Citizenship and Immigration Canada’s (CIC) definition of a dependent child has changed.
The age at which a child will be considered a dependant has been reduced from under 22 to under 19.
The exception for full-time students has been removed. Applicants’ children who are 19 or over but are financially dependent on their parents and are enrolled in full-time studies are no longer eligible to be processed as dependent children.
In all cases, a child will continue to be considered a dependant, regardless of age, if they have depended substantially on their parents for financial support since before the age of 19 and are unable to be financially self-supporting because of a mental or physical condition.
New application kits, forms and fee information are available on CIC’s website.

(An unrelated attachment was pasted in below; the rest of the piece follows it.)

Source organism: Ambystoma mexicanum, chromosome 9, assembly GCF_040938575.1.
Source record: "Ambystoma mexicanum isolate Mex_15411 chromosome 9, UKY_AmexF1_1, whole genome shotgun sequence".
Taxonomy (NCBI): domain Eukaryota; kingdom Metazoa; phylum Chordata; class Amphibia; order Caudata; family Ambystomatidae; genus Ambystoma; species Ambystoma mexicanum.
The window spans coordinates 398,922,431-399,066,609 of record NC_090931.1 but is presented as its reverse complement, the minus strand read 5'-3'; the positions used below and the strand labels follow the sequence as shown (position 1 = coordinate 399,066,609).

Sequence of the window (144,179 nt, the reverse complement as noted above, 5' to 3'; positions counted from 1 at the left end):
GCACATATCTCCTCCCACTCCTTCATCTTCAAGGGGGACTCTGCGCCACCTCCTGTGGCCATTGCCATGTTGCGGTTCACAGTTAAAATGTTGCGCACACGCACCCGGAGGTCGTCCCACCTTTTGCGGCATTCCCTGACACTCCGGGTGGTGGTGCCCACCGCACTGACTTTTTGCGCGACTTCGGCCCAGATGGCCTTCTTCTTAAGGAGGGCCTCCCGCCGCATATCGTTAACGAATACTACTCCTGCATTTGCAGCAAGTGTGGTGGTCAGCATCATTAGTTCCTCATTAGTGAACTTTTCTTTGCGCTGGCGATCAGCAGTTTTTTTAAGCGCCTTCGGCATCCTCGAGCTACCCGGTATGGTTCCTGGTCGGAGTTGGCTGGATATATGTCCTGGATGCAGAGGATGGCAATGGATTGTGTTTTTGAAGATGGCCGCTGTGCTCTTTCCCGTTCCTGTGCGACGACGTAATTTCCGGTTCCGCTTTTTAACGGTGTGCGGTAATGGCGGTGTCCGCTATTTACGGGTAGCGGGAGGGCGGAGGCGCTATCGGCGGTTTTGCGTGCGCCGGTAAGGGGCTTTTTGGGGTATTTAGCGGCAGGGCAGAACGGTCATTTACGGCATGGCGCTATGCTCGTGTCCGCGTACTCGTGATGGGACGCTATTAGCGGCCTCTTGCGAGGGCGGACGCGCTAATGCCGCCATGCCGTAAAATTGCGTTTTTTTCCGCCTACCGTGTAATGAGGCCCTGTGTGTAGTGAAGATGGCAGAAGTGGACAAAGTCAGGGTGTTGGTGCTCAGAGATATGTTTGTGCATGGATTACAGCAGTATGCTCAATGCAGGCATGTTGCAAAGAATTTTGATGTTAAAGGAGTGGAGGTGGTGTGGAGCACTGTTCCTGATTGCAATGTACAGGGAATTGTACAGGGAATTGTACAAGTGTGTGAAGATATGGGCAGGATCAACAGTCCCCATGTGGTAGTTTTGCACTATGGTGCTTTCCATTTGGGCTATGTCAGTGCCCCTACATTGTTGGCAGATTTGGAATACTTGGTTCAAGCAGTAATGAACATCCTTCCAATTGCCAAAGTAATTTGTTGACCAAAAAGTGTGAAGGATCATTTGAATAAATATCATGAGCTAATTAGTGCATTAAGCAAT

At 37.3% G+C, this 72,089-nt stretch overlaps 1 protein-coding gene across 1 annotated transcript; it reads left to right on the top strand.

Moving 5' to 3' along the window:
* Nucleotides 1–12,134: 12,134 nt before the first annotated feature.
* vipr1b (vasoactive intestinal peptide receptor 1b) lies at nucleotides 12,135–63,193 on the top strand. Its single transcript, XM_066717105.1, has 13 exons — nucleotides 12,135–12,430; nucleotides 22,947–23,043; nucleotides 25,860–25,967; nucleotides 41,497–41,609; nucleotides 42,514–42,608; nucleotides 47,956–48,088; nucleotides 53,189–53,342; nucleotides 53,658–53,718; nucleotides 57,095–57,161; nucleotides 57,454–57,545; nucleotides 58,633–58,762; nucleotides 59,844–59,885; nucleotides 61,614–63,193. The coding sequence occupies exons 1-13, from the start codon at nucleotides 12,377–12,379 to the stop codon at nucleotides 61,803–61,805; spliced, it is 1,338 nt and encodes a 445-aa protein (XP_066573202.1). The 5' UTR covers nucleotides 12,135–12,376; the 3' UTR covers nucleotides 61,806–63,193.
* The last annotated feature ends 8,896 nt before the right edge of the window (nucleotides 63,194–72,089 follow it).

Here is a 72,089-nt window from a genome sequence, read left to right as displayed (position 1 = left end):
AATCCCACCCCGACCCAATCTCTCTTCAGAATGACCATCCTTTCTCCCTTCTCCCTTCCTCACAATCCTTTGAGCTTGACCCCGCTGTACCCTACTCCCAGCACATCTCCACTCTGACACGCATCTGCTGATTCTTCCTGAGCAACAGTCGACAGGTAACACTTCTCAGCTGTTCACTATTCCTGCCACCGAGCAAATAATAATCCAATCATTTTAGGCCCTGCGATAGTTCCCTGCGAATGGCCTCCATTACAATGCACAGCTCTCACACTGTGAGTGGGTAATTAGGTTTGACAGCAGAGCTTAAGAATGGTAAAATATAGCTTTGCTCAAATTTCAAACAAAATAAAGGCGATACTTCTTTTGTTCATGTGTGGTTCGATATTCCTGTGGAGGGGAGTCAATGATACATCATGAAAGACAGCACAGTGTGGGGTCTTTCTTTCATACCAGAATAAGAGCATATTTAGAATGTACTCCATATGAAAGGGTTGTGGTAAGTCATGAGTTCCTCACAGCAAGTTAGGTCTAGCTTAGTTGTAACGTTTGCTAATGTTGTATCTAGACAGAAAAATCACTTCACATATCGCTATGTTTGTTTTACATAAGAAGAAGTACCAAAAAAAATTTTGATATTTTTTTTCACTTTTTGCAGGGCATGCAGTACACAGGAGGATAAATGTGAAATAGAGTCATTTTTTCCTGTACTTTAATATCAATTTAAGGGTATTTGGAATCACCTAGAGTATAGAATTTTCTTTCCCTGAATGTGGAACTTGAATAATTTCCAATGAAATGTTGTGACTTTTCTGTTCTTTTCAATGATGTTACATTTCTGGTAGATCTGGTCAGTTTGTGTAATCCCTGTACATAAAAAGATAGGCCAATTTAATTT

All permanent residence applications received by CIC before August 1, 2014, will continue to benefit from the pre-amendment definition of dependent child.
Reducing the age for dependants to under 19 in the Immigration and Refugee Protection Regulations (IRPR) will bring the IRPR in line with provincial definitions of “age of majority,” which is currently evenly split between 18 and 19 across provinces and territories.
Young adults will be able to apply to come to Canada on their own merits as foreign students or through various economic programs.
Transitional measures are in place to allow certain applicants under multi-step permanent resident immigration programs who are in the immigration process before August 1, 2014, but who had not yet submitted their application for permanent residence, to have their applications completed based on the previous definition of dependent child.